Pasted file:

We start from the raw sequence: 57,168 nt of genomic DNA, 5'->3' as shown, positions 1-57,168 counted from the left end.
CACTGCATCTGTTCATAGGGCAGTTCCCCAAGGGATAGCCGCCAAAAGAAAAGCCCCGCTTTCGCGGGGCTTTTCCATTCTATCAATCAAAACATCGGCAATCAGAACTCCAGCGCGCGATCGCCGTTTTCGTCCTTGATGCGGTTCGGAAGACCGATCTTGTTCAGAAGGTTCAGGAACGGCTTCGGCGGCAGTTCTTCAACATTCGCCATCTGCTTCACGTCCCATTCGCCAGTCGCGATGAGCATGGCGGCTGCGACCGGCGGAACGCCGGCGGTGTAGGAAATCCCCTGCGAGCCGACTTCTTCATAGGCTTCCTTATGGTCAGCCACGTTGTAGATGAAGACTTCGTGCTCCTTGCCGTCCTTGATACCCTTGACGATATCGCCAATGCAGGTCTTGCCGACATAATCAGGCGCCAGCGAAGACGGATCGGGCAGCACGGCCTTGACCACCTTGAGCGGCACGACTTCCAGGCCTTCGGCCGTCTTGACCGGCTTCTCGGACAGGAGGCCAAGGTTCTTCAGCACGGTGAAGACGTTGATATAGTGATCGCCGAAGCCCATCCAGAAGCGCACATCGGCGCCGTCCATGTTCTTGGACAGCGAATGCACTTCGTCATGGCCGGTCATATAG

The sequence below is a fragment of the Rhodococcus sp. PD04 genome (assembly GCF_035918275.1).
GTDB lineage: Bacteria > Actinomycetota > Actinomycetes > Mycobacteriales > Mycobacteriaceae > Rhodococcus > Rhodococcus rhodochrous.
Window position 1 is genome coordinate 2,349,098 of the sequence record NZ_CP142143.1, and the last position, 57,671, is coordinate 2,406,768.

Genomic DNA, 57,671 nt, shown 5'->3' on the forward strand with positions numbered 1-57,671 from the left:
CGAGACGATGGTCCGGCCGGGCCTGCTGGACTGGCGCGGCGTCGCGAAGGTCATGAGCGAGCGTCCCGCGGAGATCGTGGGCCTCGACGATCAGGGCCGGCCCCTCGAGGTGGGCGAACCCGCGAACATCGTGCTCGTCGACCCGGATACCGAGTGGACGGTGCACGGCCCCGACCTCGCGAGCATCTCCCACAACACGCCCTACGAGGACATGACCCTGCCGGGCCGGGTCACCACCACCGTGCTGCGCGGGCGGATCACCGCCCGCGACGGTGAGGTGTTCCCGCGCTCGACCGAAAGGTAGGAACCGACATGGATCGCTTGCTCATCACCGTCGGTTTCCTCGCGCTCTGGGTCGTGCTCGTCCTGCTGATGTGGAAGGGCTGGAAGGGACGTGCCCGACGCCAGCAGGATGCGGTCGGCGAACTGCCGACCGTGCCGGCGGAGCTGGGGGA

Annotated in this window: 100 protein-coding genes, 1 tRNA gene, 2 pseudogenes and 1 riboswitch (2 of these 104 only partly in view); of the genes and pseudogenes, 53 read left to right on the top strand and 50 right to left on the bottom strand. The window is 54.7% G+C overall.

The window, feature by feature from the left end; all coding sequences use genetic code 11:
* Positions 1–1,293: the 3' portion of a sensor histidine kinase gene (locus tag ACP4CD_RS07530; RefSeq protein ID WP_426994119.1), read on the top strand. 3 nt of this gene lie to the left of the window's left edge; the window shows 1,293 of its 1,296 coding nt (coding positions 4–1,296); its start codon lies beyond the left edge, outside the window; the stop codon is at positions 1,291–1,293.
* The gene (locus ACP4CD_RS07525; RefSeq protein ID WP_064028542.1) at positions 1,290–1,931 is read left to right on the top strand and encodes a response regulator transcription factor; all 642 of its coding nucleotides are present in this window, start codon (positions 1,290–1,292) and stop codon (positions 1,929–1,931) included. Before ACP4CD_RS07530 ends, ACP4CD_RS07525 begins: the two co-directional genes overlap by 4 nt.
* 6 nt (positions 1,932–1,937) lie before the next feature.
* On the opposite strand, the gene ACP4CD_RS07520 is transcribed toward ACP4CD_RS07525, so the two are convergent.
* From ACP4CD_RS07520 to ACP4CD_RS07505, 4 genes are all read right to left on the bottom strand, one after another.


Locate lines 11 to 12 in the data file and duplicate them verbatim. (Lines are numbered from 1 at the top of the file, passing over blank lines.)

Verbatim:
* The gene (locus ACP4CD_RS07525; RefSeq protein ID WP_064028542.1) at positions 1,290–1,931 is read left to right on the top strand and encodes a response regulator transcription factor; all 642 of its coding nucleotides are present in this window, start codon (positions 1,290–1,292) and stop codon (positions 1,929–1,931) included. Before ACP4CD_RS07530 ends, ACP4CD_RS07525 begins: the two co-directional genes overlap by 4 nt.
* 6 nt (positions 1,932–1,937) lie before the next feature.